The leaves are like Lazarus.

I have to watch my footing. Every step. In all my daydreaming and head poetry, I gaze into the valley too long and fall down a ridge, tumbling like one of those dead leaves. Hands bloodied, ego harmed, I get up, wipe the dirt and blood off on my pants. I feel my knife tucked against my leg, turned to the inside, latched by a silver clip. Now my pants are blue and brown and red, but also white, for now, the snow is falling again.

When I have made a circle, I find a summit, then come out of the darker forest and into the lightened fields. I stand there. It becomes impossibly cold then, as the temperature drops and I am in the open. Any slight romantic notion of “a person in nature,” leaves. I am part of the wind and ice. After surveying the land for
miles in all directions, I walk on. I am headed to the south, I see tree lines where I have been on the inside; there, where Birches hide, where Chaga mushrooms have been harvested. In the summer and autumn months, it’s like a fairy tale. But not today. To the north, hilly fields rise between old fences and boulders, in strange places, wildflowers grow, tinted blue, adorned with bright pink and purple hues.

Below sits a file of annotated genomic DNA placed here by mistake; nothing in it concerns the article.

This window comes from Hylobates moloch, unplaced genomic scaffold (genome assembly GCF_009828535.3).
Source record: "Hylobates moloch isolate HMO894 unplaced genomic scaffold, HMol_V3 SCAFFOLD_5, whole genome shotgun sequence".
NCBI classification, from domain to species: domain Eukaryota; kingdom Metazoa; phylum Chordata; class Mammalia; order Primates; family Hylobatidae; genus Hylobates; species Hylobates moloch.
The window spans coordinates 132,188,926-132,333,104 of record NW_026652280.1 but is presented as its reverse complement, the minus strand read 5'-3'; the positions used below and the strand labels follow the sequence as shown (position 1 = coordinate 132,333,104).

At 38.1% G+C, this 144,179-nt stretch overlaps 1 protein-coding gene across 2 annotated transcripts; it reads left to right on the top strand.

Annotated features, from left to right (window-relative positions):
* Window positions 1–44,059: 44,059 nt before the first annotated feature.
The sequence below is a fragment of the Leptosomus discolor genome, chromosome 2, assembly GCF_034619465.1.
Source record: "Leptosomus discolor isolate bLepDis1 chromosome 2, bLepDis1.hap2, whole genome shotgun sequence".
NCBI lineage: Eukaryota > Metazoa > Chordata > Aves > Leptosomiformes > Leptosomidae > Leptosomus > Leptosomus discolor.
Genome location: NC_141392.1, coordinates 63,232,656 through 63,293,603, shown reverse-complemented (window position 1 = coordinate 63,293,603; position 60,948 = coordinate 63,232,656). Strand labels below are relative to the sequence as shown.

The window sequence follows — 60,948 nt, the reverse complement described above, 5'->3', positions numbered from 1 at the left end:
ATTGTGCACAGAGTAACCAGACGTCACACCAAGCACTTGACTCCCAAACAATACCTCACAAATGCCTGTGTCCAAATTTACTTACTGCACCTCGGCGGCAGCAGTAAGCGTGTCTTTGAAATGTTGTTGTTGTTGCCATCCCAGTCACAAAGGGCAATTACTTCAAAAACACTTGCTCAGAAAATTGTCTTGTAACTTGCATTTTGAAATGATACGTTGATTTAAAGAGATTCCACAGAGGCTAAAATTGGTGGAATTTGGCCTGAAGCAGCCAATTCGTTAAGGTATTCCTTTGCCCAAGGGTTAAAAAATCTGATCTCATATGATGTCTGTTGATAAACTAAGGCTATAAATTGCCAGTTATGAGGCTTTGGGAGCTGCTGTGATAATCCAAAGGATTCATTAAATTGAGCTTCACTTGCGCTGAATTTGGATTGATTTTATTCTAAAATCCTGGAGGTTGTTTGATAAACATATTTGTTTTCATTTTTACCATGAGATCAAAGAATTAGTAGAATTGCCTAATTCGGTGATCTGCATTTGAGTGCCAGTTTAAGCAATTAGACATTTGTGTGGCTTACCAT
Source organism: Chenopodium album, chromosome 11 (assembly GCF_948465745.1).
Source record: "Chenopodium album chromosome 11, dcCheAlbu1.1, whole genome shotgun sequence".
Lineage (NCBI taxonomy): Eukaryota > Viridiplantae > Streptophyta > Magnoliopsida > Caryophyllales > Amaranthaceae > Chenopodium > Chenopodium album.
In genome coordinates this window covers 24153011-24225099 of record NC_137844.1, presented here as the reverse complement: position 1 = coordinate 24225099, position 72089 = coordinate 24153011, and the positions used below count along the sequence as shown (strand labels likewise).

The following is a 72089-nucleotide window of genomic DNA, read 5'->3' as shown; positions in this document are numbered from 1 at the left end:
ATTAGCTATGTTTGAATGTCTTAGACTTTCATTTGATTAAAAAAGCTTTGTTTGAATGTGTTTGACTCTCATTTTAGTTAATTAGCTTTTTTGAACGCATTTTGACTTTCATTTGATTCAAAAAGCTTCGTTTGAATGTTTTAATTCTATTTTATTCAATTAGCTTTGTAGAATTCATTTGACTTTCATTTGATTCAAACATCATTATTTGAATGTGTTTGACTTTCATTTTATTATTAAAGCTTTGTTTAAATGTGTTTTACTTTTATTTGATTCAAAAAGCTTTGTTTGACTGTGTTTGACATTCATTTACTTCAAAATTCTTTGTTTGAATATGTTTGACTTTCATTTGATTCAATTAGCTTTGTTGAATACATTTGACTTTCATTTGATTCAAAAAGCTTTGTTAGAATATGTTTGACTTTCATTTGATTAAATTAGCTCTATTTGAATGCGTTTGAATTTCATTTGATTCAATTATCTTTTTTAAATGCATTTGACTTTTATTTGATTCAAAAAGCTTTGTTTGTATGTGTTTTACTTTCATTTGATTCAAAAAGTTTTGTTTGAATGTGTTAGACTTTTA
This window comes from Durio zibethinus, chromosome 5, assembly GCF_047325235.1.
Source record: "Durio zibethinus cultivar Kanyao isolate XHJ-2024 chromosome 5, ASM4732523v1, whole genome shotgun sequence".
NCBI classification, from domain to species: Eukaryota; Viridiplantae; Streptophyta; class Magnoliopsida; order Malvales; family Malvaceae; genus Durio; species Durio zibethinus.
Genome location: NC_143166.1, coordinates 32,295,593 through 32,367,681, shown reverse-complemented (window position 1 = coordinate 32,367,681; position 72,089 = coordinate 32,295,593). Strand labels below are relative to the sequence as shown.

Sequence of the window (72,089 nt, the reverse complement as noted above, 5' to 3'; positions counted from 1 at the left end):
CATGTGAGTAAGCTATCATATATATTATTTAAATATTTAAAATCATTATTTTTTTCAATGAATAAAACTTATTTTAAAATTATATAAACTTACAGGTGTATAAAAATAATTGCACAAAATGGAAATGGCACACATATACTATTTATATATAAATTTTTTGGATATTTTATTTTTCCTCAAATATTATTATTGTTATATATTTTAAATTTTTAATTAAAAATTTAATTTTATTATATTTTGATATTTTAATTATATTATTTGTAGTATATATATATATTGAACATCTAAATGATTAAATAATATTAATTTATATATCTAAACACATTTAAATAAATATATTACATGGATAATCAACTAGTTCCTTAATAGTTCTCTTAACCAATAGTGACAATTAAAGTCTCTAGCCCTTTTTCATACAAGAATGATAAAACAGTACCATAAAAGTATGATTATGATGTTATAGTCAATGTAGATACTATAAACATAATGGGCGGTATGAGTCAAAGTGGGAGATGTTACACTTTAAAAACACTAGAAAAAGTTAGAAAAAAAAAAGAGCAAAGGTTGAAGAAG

Worlds within worlds.

I walk more and do an odd thing. I open my wallet and pull out a coupon for a free coffee. There is a picture of the coffee and the steam rising from it. When putting away this remnant of the world and its comforts, I almost slip again. Moving toward the trail’s end, the parking lot, I pause and look back at the tree line, an artifact, standing, watching silently from where I came. Its barren branches make shapes of rare and unknown large birds, skeletal structures of creatures, all against the stormy and impossibly deep blue-grey sky. I inhale the wind that is coming at me, like Hamsun healing himself atop a train car. Prayers are made inside to God, Christ, The Virgin Mother, Saints, Angels, Guardians, Guides and Ancestors. For what? For life, for continuance in all, to be a part of a higher will and movement.

I walk over more little hills, then move off the path to wander willfully atop snow and around logs. This time I touch the logs carefully and surely, and for long times, with both hands. It darkens, but I walk through a series of winter reeds, a wash of light beige. They blow over and against me, shaking themselves against my legs and hips. I am soon immersed in them. I baptize myself then, by their song and dance, by being with them in spirit, under the maudlin shadows of the clouds, and the capricious ways of inner and outer weather I have come to know.

The lovers and their dog are gone. I know this as I look and see one jeep, my own, under the grey, pre-dusk sky. I am not like them. The forest and fields entertained them for a time, as a distraction. They have one another; the woodland is a backdrop, part of the mise-en-scene of their lives. To me, however, the forest is the beloved, and at times even more.

It is sacrosanct.

Brian Michael Barbeito is a Canadian poet and photographer. Recent work appears at Fiction International and CV2 The Canadian Journal of Poetry and Critcal Writing. Brian is the author of Chalk Lines (Fowl Pox Press, 2013).
Featured Artwork: By Hnhogan [CC BY-SA 3.0 (], from Wikimedia Commons